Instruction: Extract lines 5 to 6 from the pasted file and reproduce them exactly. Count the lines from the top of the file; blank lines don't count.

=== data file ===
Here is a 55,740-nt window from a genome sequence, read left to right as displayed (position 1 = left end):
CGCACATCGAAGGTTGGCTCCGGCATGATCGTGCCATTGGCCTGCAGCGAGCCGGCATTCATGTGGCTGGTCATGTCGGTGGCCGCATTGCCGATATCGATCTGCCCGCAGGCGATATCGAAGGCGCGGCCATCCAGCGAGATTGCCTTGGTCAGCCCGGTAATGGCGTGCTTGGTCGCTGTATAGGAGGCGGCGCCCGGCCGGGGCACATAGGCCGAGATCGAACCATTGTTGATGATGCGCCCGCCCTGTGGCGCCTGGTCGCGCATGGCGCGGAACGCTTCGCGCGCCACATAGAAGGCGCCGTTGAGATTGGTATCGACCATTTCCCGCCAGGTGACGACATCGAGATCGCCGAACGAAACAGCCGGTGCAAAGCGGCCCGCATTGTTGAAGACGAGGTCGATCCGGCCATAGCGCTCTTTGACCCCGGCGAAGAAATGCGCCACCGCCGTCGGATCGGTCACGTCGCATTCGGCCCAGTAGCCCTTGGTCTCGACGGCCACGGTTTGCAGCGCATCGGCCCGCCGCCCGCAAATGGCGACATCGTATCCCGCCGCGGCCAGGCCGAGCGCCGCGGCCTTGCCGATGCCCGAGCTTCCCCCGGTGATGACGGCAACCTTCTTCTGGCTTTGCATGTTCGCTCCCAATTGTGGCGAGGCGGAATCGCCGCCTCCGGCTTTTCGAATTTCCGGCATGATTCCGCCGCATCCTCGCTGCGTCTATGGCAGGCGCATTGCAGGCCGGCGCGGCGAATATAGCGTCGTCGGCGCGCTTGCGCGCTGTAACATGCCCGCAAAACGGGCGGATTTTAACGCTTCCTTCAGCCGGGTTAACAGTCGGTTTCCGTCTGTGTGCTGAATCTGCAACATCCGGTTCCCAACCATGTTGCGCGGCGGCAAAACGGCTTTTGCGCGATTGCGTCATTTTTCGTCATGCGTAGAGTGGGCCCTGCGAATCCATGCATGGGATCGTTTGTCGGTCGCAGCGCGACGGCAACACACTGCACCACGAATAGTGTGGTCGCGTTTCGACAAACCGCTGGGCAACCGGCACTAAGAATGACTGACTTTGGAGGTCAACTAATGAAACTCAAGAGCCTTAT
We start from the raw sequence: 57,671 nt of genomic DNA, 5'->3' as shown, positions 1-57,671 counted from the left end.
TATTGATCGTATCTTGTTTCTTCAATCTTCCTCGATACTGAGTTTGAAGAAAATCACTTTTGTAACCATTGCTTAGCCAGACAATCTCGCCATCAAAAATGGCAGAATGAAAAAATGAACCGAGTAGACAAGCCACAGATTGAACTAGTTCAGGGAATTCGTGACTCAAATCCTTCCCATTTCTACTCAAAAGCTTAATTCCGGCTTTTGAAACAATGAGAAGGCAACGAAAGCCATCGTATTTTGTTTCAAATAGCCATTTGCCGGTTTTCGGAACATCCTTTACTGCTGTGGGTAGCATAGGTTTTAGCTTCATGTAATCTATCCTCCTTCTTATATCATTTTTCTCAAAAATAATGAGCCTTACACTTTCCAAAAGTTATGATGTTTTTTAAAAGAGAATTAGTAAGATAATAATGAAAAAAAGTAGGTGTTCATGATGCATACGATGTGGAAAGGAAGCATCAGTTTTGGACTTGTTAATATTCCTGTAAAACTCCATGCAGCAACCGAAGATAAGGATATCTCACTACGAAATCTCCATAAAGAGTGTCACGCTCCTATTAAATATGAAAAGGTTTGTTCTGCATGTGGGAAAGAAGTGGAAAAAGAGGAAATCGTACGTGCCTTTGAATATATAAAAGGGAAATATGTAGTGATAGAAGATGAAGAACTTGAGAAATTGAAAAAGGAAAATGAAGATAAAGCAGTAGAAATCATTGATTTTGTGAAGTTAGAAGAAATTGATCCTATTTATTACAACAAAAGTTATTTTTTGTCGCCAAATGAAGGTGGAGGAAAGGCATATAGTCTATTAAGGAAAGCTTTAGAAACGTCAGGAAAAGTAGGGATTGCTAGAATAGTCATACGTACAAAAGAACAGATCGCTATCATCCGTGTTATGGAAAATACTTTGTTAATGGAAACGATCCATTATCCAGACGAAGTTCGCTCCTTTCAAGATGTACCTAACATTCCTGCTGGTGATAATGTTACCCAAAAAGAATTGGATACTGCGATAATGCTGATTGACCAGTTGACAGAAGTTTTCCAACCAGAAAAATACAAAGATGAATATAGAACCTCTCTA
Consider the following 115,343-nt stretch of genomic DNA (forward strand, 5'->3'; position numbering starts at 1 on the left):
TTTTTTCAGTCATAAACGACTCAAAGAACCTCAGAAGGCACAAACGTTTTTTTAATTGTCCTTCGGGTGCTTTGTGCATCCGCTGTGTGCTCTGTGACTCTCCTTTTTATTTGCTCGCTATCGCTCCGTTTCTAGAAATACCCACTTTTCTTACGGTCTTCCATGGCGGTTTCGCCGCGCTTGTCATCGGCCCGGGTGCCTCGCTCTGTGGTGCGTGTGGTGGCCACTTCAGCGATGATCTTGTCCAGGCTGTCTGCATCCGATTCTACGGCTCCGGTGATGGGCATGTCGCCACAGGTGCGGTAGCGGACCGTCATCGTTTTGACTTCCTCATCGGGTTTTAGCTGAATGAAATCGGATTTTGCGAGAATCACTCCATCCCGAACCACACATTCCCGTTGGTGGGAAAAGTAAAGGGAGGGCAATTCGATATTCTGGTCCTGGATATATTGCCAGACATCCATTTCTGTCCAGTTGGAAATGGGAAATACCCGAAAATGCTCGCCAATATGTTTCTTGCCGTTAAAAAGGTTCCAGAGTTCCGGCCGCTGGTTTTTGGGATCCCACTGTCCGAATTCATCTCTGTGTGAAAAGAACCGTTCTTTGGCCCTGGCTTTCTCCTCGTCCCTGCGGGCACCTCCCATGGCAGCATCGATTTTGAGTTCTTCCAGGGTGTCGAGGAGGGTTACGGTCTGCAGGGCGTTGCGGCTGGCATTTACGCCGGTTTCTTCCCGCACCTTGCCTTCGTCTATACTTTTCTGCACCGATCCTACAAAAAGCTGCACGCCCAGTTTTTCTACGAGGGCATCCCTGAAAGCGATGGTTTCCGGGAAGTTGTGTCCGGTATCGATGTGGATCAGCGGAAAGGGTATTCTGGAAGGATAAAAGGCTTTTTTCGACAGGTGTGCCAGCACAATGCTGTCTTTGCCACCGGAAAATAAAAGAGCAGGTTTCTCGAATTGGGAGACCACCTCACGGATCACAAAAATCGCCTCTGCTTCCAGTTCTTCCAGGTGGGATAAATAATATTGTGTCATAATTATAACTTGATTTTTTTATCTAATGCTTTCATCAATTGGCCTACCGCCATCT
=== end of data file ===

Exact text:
Consider the following 115,343-nt stretch of genomic DNA (forward strand, 5'->3'; position numbering starts at 1 on the left):
TTTTTTCAGTCATAAACGACTCAAAGAACCTCAGAAGGCACAAACGTTTTTTTAATTGTCCTTCGGGTGCTTTGTGCATCCGCTGTGTGCTCTGTGACTCTCCTTTTTATTTGCTCGCTATCGCTCCGTTTCTAGAAATACCCACTTTTCTTACGGTCTTCCATGGCGGTTTCGCCGCGCTTGTCATCGGCCCGGGTGCCTCGCTCTGTGGTGCGTGTGGTGGCCACTTCAGCGATGATCTTGTCCAGGCTGTCTGCATCCGATTCTACGGCTCCGGTGATGGGCATGTCGCCACAGGTGCGGTAGCGGACCGTCATCGTTTTGACTTCCTCATCGGGTTTTAGCTGAATGAAATCGGATTTTGCGAGAATCACTCCATCCCGAACCACACATTCCCGTTGGTGGGAAAAGTAAAGGGAGGGCAATTCGATATTCTGGTCCTGGATATATTGCCAGACATCCATTTCTGTCCAGTTGGAAATGGGAAATACCCGAAAATGCTCGCCAATATGTTTCTTGCCGTTAAAAAGGTTCCAGAGTTCCGGCCGCTGGTTTTTGGGATCCCACTGTCCGAATTCATCTCTGTGTGAAAAGAACCGTTCTTTGGCCCTGGCTTTCTCCTCGTCCCTGCGGGCACCTCCCATGGCAGCATCGATTTTGAGTTCTTCCAGGGTGTCGAGGAGGGTTACGGTCTGCAGGGCGTTGCGGCTGGCATTTACGCCGGTTTCTTCCCGCACCTTGCCTTCGTCTATACTTTTCTGCACCGATCCTACAAAAAGCTGCACGCCCAGTTTTTCTACGAGGGCATCCCTGAAAGCGATGGTTTCCGGGAAGTTGTGTCCGGTATCGATGTGGATCAGCGGAAAGGGTATTCTGGAAGGATAAAAGGCTTTTTTCGACAGGTGTGCCAGCACAATGCTGTCTTTGCCACCGGAAAATAAAAGAGCAGGTTTCTCGAATTGGGAGACCACCTCACGGATCACAAAAATCGCCTCTGCTTCCAGTTCTTCCAGGTGGGATAAATAATATTGTGTCATAATTATAACTTGATTTTTTTATCTAATGCTTTCATCAATTGGCCTACCGCCATCT